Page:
After debuting at last year’s Cannes Film Festival, Christian Mungiu‘s R.M.N. is finally starting to play commercially. It’ll open Friday (5.5.) at HE’s own Jacob Burns Film Center in Pleasantville, where I’ll be catching a 7:30 pm show.

From HE’s paywalled review, “Do Bears Shit In the Woods?“, posted on 5.22.22: The meaning of the title of R.M.N., the latest film by the great Romanian auteur Cristian Mungiu, is never revealed, or it wasn’t to me during last night’s Salle Debussy screening.

The Wiki page says that Mungiu “named the film after an acronym for rezonanța magnetica nucleara ** (‘nuclear magnetic resonance’) as the film is ‘an investigation of the brain, a brain scan trying to detect things below the surface.'”

So the film is basically about scanning the small-town minds of the residents of Recia***, a commune located in Transylvania, which most of us still associate with Dracula.

But the underlying focus isn’t vampires but racist xenophobes who fear Middle Eastern immigrants and more specifically two gentle fellows from Sri Lanka who’ve been hired to work at a local bakery.

It takes a while for the racism to emerge front and center, but a metaphorical representation is the nub of it — a phantom that lurks in the surrounding woods and more particularly within.

The phantom manifests three times — (a) in the opening scene in which the small son of Matthias (Marin Grigore), an unemployed slaughterhouse worker, is spooked by its off-screen presence while walking in the woods, (b) in the third act when a significant characters hangs himself (also in the woods), and (c) at the very end when four or five bears are spotted by Matthias after nightfall (ditto).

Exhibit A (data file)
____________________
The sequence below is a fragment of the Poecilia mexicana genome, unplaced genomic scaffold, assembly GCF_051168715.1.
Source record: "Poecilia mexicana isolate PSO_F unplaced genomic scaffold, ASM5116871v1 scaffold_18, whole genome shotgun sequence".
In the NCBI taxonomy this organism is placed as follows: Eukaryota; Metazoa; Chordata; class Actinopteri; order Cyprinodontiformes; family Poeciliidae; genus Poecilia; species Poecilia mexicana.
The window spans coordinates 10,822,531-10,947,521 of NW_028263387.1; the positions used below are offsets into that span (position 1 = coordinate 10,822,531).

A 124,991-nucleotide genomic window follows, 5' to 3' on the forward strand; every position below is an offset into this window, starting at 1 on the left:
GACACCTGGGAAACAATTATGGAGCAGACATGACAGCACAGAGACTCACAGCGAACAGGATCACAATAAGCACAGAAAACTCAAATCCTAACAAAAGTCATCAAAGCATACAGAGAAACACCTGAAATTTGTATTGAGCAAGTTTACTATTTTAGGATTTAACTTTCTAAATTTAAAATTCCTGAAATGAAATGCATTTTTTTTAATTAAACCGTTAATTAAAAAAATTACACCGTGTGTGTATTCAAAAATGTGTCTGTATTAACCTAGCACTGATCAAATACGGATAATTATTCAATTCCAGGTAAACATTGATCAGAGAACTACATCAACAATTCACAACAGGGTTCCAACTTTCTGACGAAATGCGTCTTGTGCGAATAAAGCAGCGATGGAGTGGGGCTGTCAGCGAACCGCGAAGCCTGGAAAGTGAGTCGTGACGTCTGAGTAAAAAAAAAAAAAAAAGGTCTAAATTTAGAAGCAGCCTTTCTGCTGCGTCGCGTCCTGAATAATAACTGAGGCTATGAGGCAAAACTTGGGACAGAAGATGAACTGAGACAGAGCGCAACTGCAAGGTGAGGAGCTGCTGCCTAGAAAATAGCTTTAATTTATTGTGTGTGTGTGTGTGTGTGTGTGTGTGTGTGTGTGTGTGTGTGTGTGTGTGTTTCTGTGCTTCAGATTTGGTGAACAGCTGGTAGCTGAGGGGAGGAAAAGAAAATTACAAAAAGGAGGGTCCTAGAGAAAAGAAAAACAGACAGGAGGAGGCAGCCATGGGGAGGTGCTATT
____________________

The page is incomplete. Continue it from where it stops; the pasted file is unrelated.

R.M.N. is a meditative slow-burn parable that you’ll either get or you won’t, but there’s no missing the brilliance of a one-shot town hall meeting in which the locals are demanding that the Sri Lankans be expelled from the community.

The shot lasts for roughly 17 minutes, and it’s all fast, bickering dialogue, simultaneously burrowing into the ignorance of the townies while building and deepening and man-oh-man…it’s so fucking great that I said to myself “this is it…this is what my Cristian Mungiu fixes are all about, and thank the Lords of Cannes for allowing me, a traveller from the states, to absorb this in my well-cushioned theatre seat.

The build-up narrative is about Matthias and his mute son Rudi (Mark Blenyesi), his resentful ex-wife Ana (Macrina Bârlădeanu) and Csilla, a passionate, kind-hearted bakery manager and cello player (Judith State) whom Matthias has an undefined sexual relationship with. He never says he actually “loves” her although he keeps returning to her home for solace and whatnot.

Secondary characters include the bakery owner, Mrs. Denes (Orsolya Moldován), and the local priest, Papa Otto (Andrei Finți), and a sizable gathering of anxious, agitated citizens who are basically the local reps of the Mississippi Burning club.

I was going to throw a little snark by alluding to Gene Wilder’s description of the townspeople of Blazing Saddles — “Simple people, people of the land, common clay…you know, morons.”

Except they’re representative of millions of native Europeans right now who are clearly unsettled by Middle Eastern and Sry Lankan immigrants who’ve been taking root and are changing the traditional character of what they’ve always regarded as “their” culture and homeland.

Xenophobic nationalism reps an un-Christian way of thinking and behaving, to put it mildly, but…I don’t know what to conclude except that it’s fundamentally cruel. Nonetheless this kind of rightwing pushback is manifesting all over. Make of it what you will.

That’s all I need to say. R.M.N. and particularly that town-hall scene are going to reside in my head for a long time to come.

** The English language term is MRI.

*** The film was mostly shot in Rimetea.